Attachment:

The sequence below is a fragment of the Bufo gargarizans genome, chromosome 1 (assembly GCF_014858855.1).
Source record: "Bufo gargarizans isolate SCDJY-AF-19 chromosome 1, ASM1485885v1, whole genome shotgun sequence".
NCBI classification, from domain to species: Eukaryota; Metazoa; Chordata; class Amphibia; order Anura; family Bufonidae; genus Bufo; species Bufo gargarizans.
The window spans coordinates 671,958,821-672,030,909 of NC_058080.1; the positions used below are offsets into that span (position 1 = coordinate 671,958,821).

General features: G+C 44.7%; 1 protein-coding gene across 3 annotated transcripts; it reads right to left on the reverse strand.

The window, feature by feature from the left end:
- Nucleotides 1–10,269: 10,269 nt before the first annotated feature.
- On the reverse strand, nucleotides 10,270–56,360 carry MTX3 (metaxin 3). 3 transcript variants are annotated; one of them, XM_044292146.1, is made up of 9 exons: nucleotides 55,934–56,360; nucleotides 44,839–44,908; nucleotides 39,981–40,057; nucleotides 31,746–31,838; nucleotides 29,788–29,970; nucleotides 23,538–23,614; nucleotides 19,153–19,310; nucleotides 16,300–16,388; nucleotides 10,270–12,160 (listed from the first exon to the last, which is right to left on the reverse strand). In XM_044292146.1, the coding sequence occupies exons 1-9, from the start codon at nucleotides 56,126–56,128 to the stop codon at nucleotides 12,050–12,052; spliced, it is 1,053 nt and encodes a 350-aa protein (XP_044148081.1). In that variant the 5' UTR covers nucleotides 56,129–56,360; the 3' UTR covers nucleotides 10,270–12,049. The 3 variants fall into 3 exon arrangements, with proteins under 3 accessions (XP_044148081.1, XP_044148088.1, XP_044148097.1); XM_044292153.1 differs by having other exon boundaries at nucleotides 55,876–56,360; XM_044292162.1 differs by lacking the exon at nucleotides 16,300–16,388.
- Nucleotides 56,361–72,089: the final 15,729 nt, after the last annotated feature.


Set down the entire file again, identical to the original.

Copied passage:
The sequence below is a fragment of the Bufo gargarizans genome, chromosome 1 (assembly GCF_014858855.1).
Source record: "Bufo gargarizans isolate SCDJY-AF-19 chromosome 1, ASM1485885v1, whole genome shotgun sequence".
NCBI classification, from domain to species: Eukaryota; Metazoa; Chordata; class Amphibia; order Anura; family Bufonidae; genus Bufo; species Bufo gargarizans.
The window spans coordinates 671,958,821-672,030,909 of NC_058080.1; the positions used below are offsets into that span (position 1 = coordinate 671,958,821).

General features: G+C 44.7%; 1 protein-coding gene across 3 annotated transcripts; it reads right to left on the reverse strand.

The window, feature by feature from the left end:
- Nucleotides 1–10,269: 10,269 nt before the first annotated feature.
- On the reverse strand, nucleotides 10,270–56,360 carry MTX3 (metaxin 3). 3 transcript variants are annotated; one of them, XM_044292146.1, is made up of 9 exons: nucleotides 55,934–56,360; nucleotides 44,839–44,908; nucleotides 39,981–40,057; nucleotides 31,746–31,838; nucleotides 29,788–29,970; nucleotides 23,538–23,614; nucleotides 19,153–19,310; nucleotides 16,300–16,388; nucleotides 10,270–12,160 (listed from the first exon to the last, which is right to left on the reverse strand). In XM_044292146.1, the coding sequence occupies exons 1-9, from the start codon at nucleotides 56,126–56,128 to the stop codon at nucleotides 12,050–12,052; spliced, it is 1,053 nt and encodes a 350-aa protein (XP_044148081.1). In that variant the 5' UTR covers nucleotides 56,129–56,360; the 3' UTR covers nucleotides 10,270–12,049. The 3 variants fall into 3 exon arrangements, with proteins under 3 accessions (XP_044148081.1, XP_044148088.1, XP_044148097.1); XM_044292153.1 differs by having other exon boundaries at nucleotides 55,876–56,360; XM_044292162.1 differs by lacking the exon at nucleotides 16,300–16,388.
- Nucleotides 56,361–72,089: the final 15,729 nt, after the last annotated feature.